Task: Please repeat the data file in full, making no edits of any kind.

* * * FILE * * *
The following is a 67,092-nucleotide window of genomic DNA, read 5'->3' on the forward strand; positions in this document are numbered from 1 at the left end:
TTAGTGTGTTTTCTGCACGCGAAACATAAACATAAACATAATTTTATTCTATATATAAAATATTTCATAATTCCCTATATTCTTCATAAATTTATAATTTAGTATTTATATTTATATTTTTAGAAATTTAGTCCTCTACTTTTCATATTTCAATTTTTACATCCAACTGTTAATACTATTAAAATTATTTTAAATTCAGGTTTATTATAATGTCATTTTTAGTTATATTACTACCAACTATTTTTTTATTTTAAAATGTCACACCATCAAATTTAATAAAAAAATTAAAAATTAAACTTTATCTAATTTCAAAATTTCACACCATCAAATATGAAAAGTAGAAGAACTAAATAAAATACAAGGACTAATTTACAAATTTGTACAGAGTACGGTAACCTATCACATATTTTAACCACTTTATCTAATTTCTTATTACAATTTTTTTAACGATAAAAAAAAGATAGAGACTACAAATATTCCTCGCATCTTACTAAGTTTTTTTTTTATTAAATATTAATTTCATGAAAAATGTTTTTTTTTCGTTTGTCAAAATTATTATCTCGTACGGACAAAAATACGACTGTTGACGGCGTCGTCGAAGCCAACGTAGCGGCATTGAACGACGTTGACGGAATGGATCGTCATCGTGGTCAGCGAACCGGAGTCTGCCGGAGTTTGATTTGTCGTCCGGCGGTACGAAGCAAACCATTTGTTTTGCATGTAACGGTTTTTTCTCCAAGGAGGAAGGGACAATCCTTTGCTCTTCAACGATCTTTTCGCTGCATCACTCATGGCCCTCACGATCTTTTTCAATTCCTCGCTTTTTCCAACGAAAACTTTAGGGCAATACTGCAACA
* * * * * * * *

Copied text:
The following is a 67,092-nucleotide window of genomic DNA, read 5'->3' on the forward strand; positions in this document are numbered from 1 at the left end:
TTAGTGTGTTTTCTGCACGCGAAACATAAACATAAACATAATTTTATTCTATATATAAAATATTTCATAATTCCCTATATTCTTCATAAATTTATAATTTAGTATTTATATTTATATTTTTAGAAATTTAGTCCTCTACTTTTCATATTTCAATTTTTACATCCAACTGTTAATACTATTAAAATTATTTTAAATTCAGGTTTATTATAATGTCATTTTTAGTTATATTACTACCAACTATTTTTTTATTTTAAAATGTCACACCATCAAATTTAATAAAAAAATTAAAAATTAAACTTTATCTAATTTCAAAATTTCACACCATCAAATATGAAAAGTAGAAGAACTAAATAAAATACAAGGACTAATTTACAAATTTGTACAGAGTACGGTAACCTATCACATATTTTAACCACTTTATCTAATTTCTTATTACAATTTTTTTAACGATAAAAAAAAGATAGAGACTACAAATATTCCTCGCATCTTACTAAGTTTTTTTTTTATTAAATATTAATTTCATGAAAAATGTTTTTTTTTCGTTTGTCAAAATTATTATCTCGTACGGACAAAAATACGACTGTTGACGGCGTCGTCGAAGCCAACGTAGCGGCATTGAACGACGTTGACGGAATGGATCGTCATCGTGGTCAGCGAACCGGAGTCTGCCGGAGTTTGATTTGTCGTCCGGCGGTACGAAGCAAACCATTTGTTTTGCATGTAACGGTTTTTTCTCCAAGGAGGAAGGGACAATCCTTTGCTCTTCAACGATCTTTTCGCTGCATCACTCATGGCCCTCACGATCTTTTTCAATTCCTCGCTTTTTCCAACGAAAACTTTAGGGCAATACTGCAACA